EU finance ministers sought to strike a deal Tuesday on new information-sharing measures to better fight tax evasion, despite wariness from Austria and Luxembourg.
The battle against tax evasion has become a global rallying cry, but Austria and Luxembourg – two of Europe’s banking-secrecy stalwarts – have dragged their heels on new EU regulation amid fears that they may become less attractive financial destinations.
The measures under consideration would force the European Union’s 28 countries to automatically share information on all financial activities carried out by EU residents, so their income can be properly taxed.
The move would help bring the bloc in line with new international standards from the Organization for Economic Cooperation and Development (OECD), which foresee an annual exchange of information between governments on accounts held by individuals and entities.
The first information exchanges under the OECD regime are slated for 2017, a date that the EU wants to match. But Austria and Luxembourg have been pushing for an extra year, saying they need more time to be ready, according to diplomats.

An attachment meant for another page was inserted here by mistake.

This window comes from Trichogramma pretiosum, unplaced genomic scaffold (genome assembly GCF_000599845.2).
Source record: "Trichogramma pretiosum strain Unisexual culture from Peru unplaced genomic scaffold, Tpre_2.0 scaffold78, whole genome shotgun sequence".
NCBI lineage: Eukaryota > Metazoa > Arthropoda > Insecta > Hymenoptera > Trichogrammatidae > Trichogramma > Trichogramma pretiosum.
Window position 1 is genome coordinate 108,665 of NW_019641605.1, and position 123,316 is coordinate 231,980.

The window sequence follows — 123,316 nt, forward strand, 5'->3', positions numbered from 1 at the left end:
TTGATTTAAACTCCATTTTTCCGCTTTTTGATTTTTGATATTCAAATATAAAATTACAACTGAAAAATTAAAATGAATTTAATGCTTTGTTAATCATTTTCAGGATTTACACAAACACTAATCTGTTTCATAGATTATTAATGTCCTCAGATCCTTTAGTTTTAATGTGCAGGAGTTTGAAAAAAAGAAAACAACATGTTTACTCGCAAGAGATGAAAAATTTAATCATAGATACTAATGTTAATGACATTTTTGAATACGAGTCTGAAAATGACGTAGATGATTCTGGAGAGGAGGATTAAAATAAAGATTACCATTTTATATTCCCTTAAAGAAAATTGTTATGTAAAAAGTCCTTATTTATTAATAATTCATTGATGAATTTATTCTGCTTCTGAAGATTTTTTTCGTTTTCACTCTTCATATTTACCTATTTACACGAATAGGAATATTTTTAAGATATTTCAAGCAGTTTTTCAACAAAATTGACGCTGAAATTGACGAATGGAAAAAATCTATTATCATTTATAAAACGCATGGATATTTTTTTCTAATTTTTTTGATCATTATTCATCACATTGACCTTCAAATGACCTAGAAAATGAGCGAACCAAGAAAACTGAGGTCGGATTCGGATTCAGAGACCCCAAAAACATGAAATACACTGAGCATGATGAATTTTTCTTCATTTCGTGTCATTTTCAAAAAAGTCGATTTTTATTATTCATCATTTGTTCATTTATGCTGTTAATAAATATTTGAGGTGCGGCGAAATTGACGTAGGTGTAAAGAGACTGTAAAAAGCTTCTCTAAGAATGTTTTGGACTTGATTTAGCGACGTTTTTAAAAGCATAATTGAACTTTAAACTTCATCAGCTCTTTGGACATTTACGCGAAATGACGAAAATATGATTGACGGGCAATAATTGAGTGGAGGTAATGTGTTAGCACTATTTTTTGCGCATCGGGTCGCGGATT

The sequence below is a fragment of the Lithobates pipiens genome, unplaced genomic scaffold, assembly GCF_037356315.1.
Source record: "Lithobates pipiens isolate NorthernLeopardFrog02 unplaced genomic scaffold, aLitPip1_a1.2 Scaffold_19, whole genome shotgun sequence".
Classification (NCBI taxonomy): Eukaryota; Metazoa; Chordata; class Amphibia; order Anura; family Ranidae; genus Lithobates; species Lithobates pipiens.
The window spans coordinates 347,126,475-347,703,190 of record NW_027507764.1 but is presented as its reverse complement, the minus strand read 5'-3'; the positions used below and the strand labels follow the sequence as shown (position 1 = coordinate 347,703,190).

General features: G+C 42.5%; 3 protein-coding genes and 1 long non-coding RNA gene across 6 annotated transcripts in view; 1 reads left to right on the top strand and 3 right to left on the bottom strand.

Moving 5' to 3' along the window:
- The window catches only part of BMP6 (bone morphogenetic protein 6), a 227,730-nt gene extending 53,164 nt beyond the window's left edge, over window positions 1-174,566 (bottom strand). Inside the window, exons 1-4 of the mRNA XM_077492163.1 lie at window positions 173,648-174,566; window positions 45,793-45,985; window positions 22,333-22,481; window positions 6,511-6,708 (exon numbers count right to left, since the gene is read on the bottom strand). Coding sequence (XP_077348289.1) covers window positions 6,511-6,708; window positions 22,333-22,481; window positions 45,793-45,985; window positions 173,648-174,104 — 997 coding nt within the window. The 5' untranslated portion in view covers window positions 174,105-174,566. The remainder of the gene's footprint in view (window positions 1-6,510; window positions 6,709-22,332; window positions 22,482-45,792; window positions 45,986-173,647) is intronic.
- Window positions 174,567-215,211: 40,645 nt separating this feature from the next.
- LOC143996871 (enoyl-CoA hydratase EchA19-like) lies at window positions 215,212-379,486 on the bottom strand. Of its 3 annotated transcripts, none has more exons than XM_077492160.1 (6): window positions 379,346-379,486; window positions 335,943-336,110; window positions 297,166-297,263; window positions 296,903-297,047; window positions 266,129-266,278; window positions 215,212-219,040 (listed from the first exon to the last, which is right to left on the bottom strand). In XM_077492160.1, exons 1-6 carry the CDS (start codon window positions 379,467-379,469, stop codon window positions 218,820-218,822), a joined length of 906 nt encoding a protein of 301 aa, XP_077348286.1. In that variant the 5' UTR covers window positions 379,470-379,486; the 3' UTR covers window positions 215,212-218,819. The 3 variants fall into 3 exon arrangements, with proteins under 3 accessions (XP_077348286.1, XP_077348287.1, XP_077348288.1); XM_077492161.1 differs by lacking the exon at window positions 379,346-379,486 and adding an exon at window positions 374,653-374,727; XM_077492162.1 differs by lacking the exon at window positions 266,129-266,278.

“We are asking them to be reasonable,” one diplomat said on condition of anonymity. “An extra year would be a negative example being provided by Europe.”
But Austrian Finance Minister Hans Joerg Schelling argued that many countries in the Group of 20 major economies – notably the banking hubs of Switzerland, Liechtenstein and the United States – will only start exchanging information in 2018.
“We will only deliver from 2018,” Schelling said ahead of the meeting with his EU counterparts in Luxembourg. “It’s not at all a blockade, that’s what we agreed to.”
Luxembourg was showing some willingness to compromise, sources said.
EU governments are estimated to lose 1 trillion euros (1.3 trillion dollars) annually in taxes that go uncollected because of fraud.
Also on Tuesday, the EU ministers signed a joint statement with their Swiss counterpart meant to end a long-standing disagreement about business taxation. Swiss Finance Minister Eveline Widmer-Schlumpf said her country wants a “level playing field.”
“I think it is also in the interest of Switzerland that all play by the same rules,” she said in Luxembourg. “I think it is a good signal today that we are talking with one another and finding solutions.”